Right up front I’d like to apologize ahead of time to my brother-in-law for a post that I’m certain will have errors in it. I’ll do my research and all but he’s the expert in this particular area. My disclaimer: I’m writing from a spectator’s viewpoint, not that of a hardcore fan. And in this particular sphere, there’s a very big difference.
Back in July, we took the kids to a Drum Corps competition with their aunt and uncle. To the uninitiated (which would have been me) this sounds suspiciously like we took them to a marching band competition, but this particular experience extended far beyond any marching band I’d ever seen.
Drum Corps International (also known as DCI) is pretty bad ass.
We showed up at the arena on a Saturday afternoon to find people everywhere – musicians warming up, dancers stretching, spectators finding their favorite corps (see? I STILL have to stop myself from saying “band”) to watch. It was huge and disorienting and growing by the minute. Trying to enter the stadium was like getting into a rock concert – crushing humanity standing in ticket lines that snaked down the stairs and up the sidewalk. And I kept thinking to myself we’re talking about MARCHING BANDS here, right?
See? Me=spectator. Surrounded by fans. Big difference.
The emcee (no, I’m not sure what they actually call the man who leads the competition) brought on my first bit of enlightenment. These aren’t school bands competing; the corps performing aren’t affiliated with any particular college or university. They’re young adults (all members are under the age of 21) who basically commit their lives to this pursuit for the entire summer.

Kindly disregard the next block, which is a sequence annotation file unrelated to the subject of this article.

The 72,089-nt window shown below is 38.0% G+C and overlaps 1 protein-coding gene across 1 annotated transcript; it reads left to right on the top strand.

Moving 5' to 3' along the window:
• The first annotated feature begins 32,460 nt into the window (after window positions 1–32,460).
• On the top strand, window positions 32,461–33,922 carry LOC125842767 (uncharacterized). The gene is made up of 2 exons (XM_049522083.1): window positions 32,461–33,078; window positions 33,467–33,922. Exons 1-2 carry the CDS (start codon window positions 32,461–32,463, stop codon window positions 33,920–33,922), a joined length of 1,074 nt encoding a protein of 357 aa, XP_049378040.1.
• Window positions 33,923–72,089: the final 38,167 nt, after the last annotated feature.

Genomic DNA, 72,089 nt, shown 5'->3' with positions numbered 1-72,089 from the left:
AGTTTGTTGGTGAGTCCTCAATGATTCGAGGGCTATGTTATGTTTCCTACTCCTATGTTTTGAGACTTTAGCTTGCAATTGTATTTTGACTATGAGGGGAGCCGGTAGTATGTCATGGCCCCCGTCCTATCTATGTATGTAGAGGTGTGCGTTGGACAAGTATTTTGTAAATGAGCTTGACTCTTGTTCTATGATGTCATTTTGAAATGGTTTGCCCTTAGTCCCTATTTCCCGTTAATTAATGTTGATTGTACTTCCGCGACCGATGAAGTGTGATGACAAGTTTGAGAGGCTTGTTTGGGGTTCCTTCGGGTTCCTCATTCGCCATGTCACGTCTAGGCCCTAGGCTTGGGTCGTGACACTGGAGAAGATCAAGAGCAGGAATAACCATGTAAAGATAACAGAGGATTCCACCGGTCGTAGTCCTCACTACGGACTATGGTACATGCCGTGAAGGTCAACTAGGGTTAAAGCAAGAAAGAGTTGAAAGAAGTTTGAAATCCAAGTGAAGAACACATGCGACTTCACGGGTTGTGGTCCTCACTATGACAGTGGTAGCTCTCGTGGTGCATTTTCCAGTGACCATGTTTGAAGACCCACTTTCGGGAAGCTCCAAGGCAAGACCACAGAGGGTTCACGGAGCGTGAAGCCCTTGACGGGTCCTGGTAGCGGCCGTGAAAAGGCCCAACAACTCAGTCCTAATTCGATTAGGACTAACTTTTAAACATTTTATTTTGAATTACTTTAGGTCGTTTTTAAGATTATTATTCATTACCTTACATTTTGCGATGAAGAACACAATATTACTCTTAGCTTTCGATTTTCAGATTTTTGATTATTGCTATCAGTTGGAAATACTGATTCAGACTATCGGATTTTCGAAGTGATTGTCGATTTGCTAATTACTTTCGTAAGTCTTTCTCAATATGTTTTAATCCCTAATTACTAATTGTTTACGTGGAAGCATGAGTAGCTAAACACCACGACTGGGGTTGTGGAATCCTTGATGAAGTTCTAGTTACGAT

After auditioning to earn their spot on the corps, members spend countless hours learning a single intricate performance involving symphony music, ballet, and acrobatics with a riveting theatrical component. The corps begin their competitive season mid-June, traveling from site to site to perform. They’ll sleep on buses during transport and in sleeping bags on school gym floors after they’ve reached their next stop, then practice as much as possible before that evening’s performance. Somewhere in there they’ll squeeze in showers before loading up the buses and heading to their next location. They maintain this schedule until the championships in mid-August.
Okay then. NOT your typical marching bands.
We saw seven corps perform that evening, and while I have to admit that I’ve never had an enormous appreciation for this type of musical production I was blown away that night.
The pictures can’t even begin to do this experience justice, but I had to at least try to give you a visual of that field. Except I can’t.
It was just too huge. And intense. And incredible. It was two days later when I told T-man something I really didn’t get: what kind of brain does it take to create the musician’s movements around the field? I mean, how do you see that if the trumpet lines move in this direction while the drums move in that one and the dancers cross between them, you’ll end up with this formation? (Forget the fact that there are about 14 other things happening on the field simultaneously.) I can’t fathom it.
What started out as a “Why not” kind of experience turned into an unforgettable one that night. So even if you’re not into symphony music or crowds or “marching bands,” I’d highly recommend keeping an eye out for a DCI competition near you next summer. It’s definitely worth checking out.